whether you understand it or not. There is safety, great safety to be found in
obedience. God loves you, so does your leadership, they show it by giving you
guidelines, rules to live by and you return that love by obeying them.
Prospective missionary here.My response? Thank you. I totally agree
with what you say in your "prospective missionary" letter.
Don't tell him anything. Let him figure things out for himself.Why is there such a strong compulsion to "give advice" among LDS
Love the Lord, thy God, with all your heart, mind, body and spirit. This will
help you recognize the Spirit.Love your neighbor (contact,
companion, mission president, ward mission leader, zone leader, etc.) as
yourself. Love and compassion is what forms relationships.Don't waste an available opportunity to do both of the above.If you have a conflict with your companion, offer to give a blessing and ask
for one in return. You will be amazed at what God shares with you when you give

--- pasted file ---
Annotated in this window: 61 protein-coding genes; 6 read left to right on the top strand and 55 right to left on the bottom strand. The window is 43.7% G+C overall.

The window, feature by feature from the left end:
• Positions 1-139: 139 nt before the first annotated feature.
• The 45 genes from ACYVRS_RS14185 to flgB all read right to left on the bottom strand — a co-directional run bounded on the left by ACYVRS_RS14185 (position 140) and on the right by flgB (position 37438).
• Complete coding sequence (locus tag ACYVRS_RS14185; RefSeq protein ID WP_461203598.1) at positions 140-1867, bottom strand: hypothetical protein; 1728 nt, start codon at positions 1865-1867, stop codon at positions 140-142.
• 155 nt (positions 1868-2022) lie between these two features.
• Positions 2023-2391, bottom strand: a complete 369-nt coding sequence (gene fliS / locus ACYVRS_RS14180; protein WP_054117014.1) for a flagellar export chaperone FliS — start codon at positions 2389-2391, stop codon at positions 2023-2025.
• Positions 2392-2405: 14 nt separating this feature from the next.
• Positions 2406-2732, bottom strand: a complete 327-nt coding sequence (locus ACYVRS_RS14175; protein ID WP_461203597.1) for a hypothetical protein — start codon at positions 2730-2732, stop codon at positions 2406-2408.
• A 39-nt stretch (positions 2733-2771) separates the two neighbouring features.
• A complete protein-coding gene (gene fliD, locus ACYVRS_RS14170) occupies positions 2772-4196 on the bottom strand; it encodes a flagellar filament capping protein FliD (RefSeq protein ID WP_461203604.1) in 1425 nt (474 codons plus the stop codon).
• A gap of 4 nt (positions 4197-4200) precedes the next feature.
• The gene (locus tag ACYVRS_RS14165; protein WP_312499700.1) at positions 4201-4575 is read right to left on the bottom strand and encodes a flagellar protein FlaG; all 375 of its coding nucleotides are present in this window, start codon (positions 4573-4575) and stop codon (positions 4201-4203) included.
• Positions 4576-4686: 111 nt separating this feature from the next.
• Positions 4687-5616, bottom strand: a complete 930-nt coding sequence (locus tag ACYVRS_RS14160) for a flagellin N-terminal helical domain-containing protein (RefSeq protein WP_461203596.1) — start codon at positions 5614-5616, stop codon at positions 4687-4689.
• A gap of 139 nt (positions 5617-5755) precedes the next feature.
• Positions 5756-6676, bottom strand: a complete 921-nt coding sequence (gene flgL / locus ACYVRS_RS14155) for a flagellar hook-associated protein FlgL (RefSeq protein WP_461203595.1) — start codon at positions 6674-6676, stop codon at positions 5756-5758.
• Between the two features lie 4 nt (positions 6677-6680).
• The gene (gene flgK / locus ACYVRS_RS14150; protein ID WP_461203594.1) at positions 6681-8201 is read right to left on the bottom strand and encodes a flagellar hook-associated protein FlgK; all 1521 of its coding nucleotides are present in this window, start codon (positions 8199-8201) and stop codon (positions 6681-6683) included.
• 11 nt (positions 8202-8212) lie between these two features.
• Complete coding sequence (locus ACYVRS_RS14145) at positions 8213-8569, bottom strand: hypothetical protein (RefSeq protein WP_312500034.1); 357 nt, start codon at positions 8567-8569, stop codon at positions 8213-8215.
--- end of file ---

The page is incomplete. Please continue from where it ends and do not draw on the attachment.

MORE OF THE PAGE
Love the people and keep your sense of humor
Missionaries are still people. I was bullied in the MTC, believe it or not, and
contemplated returning home. I am glad I didn't, but you have to remember
that people are still people.
Don't care about the number of people you baptize, care about the people
you're talking to.
It's your mission. Make the most of it.Don't let Mormons get to you --
you'll figure that out.
I don't think turning monastic early is the most important thing. The most
important this is to remember that a mission is not about you. That's why
we're discouraged from having "farewells" and
"homecomings." Because the rah-rah of the hero-missionary culture sends
missionaries out into the field with an inflated sense of self rather than a
humble dedication to the Lord. It's great to be excited about missionaries
and missions, but once a missionary has gotten the call, it's time to
prepare mentally and spiritually by diminishing ourselves in humility rather
than aggrandizing ourselves in pride.I don't care if a